The Top 5 Monkey Mind Maneuvers.

Via on Feb 4, 2013

buddhist_monkey

Yogi or Buddhist or not, you may have begun to suspect that the world we live in today is a holy chaos festival of stimulation and that maybe sitting in a meditative state for a bit of time each day isn’t such a bad idea.

After all, “studies do show” it’s good for us.

Because it doesn’t result in toned muscles or the ability to contort oneself into fun, equinox-worthy positions, sitting still hangs out in the shadows of other activities in the yoga world. For those of us who’ve given it a regular shot and gotten hooked, however, the benefits are way more exciting than those aforementioned.

Still, for all its rewards, it can be really tough.

So, for every Jedi-in-training, joining me in the daily seated practice, I’d like to share the top five maneuvers the mind can whip out at any moment along the magical journey to the center of the self (and the most distant realms of the cosmos).

1. The ‘I’m being selfish roundhouse’

Your partner is sick. There’s so much work to do and you’ll let your team down. The kids want you to play with them. You should call your uncle. The list never ends. I promise you, it never, ever does. What you are doing when you sit is cordoning off a period of time to do nothing and practice detachment. The net result of sitting regularly is that you become a more alert, aware, reflective person when you are doing whatever it is that you have to do.

It’s the old ‘quality over quantity’ argument. Only this time, you are only asking yourself to sit down for a half hour—this is approximately the amount of time that it takes to watch a sitcom, do the dishes, write a few e-mails, play Farmhouse Roulette on Facebook (or whatever games are out there). Next time your mind produces that garbage argument, just tell it that you aren’t selfish, you are just cultivating a practice that makes your life higher quality and actually makes you more generous with your attention and with whatever you are doing at any moment.

2. The ‘recent drama lock’

Someone dumped you or you had to call off a relationship. A huge storm affected your or your friend’s home. Someone close to you died. Your mother is ill. These are serious things. They are not to be downplayed at all, and never, ever would I. However, while these events can cause us not to want to sit in contemplation, they are the very events that we need occasional respite from. 30 minutes a day, directing our thoughts toward the breath, its unconditional, constant presence, can be a saving grace in times of incredible tumult. Whatever it is we are facing, it will fade if it doesn’t get shed entirely by time’s magical procession.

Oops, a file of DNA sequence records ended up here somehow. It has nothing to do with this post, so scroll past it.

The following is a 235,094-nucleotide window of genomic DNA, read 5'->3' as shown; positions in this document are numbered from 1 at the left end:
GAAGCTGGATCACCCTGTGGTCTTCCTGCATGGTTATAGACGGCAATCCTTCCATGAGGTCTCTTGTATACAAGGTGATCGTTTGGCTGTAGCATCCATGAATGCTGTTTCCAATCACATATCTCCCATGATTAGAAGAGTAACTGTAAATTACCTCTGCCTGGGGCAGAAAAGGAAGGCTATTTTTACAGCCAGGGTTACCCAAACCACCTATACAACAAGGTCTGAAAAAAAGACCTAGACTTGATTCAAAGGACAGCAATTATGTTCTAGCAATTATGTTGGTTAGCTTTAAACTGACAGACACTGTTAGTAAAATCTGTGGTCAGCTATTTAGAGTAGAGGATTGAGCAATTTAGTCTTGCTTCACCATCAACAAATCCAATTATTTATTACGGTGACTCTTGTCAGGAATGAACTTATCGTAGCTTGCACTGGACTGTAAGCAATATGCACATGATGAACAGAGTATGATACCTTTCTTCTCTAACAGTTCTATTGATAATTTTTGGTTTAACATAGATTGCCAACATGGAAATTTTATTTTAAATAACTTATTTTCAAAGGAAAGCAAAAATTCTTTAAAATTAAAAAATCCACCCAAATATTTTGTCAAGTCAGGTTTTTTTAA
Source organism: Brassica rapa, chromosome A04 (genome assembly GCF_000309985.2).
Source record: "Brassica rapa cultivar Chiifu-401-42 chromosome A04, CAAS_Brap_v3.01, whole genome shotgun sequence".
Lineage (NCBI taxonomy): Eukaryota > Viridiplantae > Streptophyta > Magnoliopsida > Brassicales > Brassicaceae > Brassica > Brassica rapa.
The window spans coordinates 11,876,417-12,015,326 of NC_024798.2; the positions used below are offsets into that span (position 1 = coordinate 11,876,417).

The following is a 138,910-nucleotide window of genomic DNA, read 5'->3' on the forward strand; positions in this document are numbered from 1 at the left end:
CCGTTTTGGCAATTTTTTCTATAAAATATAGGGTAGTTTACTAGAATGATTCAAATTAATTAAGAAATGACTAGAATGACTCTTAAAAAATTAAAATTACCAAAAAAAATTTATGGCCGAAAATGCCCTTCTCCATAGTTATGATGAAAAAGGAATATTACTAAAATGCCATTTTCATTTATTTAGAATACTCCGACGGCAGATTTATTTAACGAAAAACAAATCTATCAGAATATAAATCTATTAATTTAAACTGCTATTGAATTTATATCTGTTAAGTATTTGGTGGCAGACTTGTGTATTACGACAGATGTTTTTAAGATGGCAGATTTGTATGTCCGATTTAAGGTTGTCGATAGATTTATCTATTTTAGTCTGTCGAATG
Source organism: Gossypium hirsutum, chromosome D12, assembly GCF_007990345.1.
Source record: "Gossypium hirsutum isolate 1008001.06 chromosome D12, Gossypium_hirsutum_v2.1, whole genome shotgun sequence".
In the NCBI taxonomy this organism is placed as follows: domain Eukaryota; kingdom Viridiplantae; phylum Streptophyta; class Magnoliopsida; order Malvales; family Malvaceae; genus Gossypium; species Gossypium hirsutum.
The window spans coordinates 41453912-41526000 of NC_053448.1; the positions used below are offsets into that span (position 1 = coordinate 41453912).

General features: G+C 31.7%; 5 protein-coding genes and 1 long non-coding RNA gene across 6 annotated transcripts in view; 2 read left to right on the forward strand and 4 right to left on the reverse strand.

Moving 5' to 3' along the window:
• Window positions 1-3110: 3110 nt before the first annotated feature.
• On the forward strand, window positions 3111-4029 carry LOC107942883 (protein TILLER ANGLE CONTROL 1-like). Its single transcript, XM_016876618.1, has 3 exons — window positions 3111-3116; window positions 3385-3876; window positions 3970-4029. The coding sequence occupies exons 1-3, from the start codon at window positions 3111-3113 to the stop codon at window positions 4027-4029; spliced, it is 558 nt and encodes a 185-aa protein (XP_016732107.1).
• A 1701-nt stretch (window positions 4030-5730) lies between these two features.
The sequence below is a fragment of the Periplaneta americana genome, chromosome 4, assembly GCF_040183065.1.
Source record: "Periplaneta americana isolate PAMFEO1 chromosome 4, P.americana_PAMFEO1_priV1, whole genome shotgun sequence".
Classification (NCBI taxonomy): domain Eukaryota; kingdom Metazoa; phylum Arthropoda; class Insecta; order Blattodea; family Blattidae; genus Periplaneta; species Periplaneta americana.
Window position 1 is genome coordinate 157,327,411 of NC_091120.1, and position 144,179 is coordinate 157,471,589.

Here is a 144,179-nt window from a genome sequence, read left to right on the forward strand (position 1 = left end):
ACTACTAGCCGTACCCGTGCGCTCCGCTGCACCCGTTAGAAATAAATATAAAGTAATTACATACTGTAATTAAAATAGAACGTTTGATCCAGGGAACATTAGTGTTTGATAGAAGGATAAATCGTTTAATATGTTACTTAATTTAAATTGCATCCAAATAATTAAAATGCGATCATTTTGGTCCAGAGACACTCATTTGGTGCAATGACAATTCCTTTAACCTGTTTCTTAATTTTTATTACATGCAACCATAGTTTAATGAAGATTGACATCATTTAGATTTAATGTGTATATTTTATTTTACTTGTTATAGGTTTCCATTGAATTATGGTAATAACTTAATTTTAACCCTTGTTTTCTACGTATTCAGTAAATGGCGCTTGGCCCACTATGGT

When you are right in the heart of the matter, though, take a seat and work at moving the mind off the issue and back to the breath. Over and over. You just might find a sense of relief as you do this, as you get into a zone with just the breath. When trauma strikes, you can travel the world, and it will still be playing in your head. But if you sit, if you really get in there and fight for the self amidst all that’s happening around it, you at least have a chance at perspective and moments of relief that will expand as you sit regularly.

3. The ‘should be doing something else sweep’

Really? You should? Like what? Like laundry? Like picking up the kids? Like talking to your grandma on the phone? Like work? Yes, these things are things you should be doing, but do you have to do them every waking minute? Do you have 30 minutes to watch TV or Facebook or gossip or sit and stare out a window? If the answer is yes, you have time for this, and you might find that it was better spent.

4. The ‘straight-up blitz chop’